The center of the water heater top will be the imploded section and that is caused by the flue running up the center of the water heater holds the top in place not allowing it to bulge.

    Away from the center the top of the tank is allowed to bulge and the supply lines are probably angled inwards to the flue pipe.

    You need to replace the water heater, and in addition probably need to install a new PRV, and expansion tank. Also check to see if the drain line from the T&P valve is blocked.

    This is a life safety issue that needs immediate attention.

  4. #4
    Moderator & Master Plumber hj's Avatar
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    If I were the plumber on the job, I WOULD get them replaced under warranty, regardless of why it happened. Both tanks have compromised their integrity and would probably NOT withstand even their maximum working pressure, and no way would they stand the test pressures.

  5. #5
    DIY Junior Member cowboyjosh78's Avatar
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    I was done with a reply, but I hit the wrong button and it was gone. So here I try again.

    I told the homeowner were going to replace both tanks, warranty or not; as well as the expansion tank and whatever else my plumber suggest.

    Both tanks, one being allot worse then the other appear to be concave in around the perimeter of the tanks and where its not concave the tanks appear to be bulged out a bit.

    In Colorado its code to have flex copper going into the heater Cold in and Hot out, hard pipe directly to the heater is strictly forbidden that way if the slab moves so does the pipes without breaking or stressing the water heaters; so the pipe inlets do not appear to be disformed, and both flue pipes are still securely intact.

    As far as the T&P valves we opened both valves during the walk thru after he showed me the tanks to ensure they operate, they did, they are not blocked or obstructed in any way.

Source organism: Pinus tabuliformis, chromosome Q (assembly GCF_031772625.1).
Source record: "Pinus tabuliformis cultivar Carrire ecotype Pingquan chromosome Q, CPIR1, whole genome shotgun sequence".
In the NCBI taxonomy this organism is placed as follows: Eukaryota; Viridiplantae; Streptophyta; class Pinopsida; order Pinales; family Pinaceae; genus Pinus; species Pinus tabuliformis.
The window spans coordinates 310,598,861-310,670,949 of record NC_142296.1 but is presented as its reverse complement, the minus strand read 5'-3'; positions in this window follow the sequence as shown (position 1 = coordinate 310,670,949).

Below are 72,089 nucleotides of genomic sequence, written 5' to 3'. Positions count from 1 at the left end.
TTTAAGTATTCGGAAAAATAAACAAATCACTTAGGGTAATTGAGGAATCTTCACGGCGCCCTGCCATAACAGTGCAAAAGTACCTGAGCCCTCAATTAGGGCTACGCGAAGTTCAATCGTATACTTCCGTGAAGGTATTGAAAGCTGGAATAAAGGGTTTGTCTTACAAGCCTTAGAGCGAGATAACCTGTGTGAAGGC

Besides 2 new water heaters and a new expansion tank, is there anything else you all would check or replace?

    My plumber is not surprised that there is water heater woes, he sees many of failed water heaters, many in these parts not making it 5 years; but others lasting 20+ years; weird.

  6. #6
    Retired Defense Industry Engineer jadnashua's Avatar
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    WHere I live, they also require a vacuum breaker to would prevent a tank from imploding. We are also required to have a tempering valve on the outlet of the WH. Not bad things to have even if not required.

    Last edited by Terry; 08-06-2011 at 01:19 PM.
    Jim DeBruycker
    Important note - I'm not a pro
    Retired Defense Industry Engineer; Schluter 2.5-day Workshop Completed 2013, 2014

  7. #7
    Moderator & Master Plumber hj's Avatar
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    As stated previously, IF you have a good plumber, he could replace both heaters under warranty, but regardless of his abilities, they should be changed. I am not sure what conditions caused the damage, because anything that would damage the water heater, should have affected the copper water lines FIRST.